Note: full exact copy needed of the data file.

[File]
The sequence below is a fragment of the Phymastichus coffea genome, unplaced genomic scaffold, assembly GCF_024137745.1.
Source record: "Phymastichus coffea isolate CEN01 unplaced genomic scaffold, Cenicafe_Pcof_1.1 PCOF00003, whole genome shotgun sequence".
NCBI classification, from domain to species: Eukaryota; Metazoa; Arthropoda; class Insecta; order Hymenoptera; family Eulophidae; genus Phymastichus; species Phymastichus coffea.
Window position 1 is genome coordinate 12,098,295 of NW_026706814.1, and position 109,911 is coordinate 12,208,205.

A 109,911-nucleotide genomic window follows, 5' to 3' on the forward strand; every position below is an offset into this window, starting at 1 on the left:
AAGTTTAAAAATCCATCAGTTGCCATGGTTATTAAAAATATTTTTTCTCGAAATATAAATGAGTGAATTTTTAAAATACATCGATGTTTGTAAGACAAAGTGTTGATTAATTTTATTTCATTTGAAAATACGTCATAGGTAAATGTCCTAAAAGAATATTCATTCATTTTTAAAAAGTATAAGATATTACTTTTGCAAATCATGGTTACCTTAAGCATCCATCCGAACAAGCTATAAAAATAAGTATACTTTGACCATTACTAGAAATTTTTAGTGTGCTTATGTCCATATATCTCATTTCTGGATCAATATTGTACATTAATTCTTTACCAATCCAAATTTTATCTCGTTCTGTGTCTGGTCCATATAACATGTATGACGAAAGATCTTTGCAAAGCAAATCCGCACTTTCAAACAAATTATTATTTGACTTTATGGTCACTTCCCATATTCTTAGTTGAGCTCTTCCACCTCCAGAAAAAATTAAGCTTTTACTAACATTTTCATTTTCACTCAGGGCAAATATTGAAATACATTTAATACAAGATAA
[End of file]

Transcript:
The sequence below is a fragment of the Phymastichus coffea genome, unplaced genomic scaffold, assembly GCF_024137745.1.
Source record: "Phymastichus coffea isolate CEN01 unplaced genomic scaffold, Cenicafe_Pcof_1.1 PCOF00003, whole genome shotgun sequence".
NCBI classification, from domain to species: Eukaryota; Metazoa; Arthropoda; class Insecta; order Hymenoptera; family Eulophidae; genus Phymastichus; species Phymastichus coffea.
Window position 1 is genome coordinate 12,098,295 of NW_026706814.1, and position 109,911 is coordinate 12,208,205.

A 109,911-nucleotide genomic window follows, 5' to 3' on the forward strand; every position below is an offset into this window, starting at 1 on the left:
AAGTTTAAAAATCCATCAGTTGCCATGGTTATTAAAAATATTTTTTCTCGAAATATAAATGAGTGAATTTTTAAAATACATCGATGTTTGTAAGACAAAGTGTTGATTAATTTTATTTCATTTGAAAATACGTCATAGGTAAATGTCCTAAAAGAATATTCATTCATTTTTAAAAAGTATAAGATATTACTTTTGCAAATCATGGTTACCTTAAGCATCCATCCGAACAAGCTATAAAAATAAGTATACTTTGACCATTACTAGAAATTTTTAGTGTGCTTATGTCCATATATCTCATTTCTGGATCAATATTGTACATTAATTCTTTACCAATCCAAATTTTATCTCGTTCTGTGTCTGGTCCATATAACATGTATGACGAAAGATCTTTGCAAAGCAAATCCGCACTTTCAAACAAATTATTATTTGACTTTATGGTCACTTCCCATATTCTTAGTTGAGCTCTTCCACCTCCAGAAAAAATTAAGCTTTTACTAACATTTTCATTTTCACTCAGGGCAAATATTGAAATACATTTAATACAAGATAA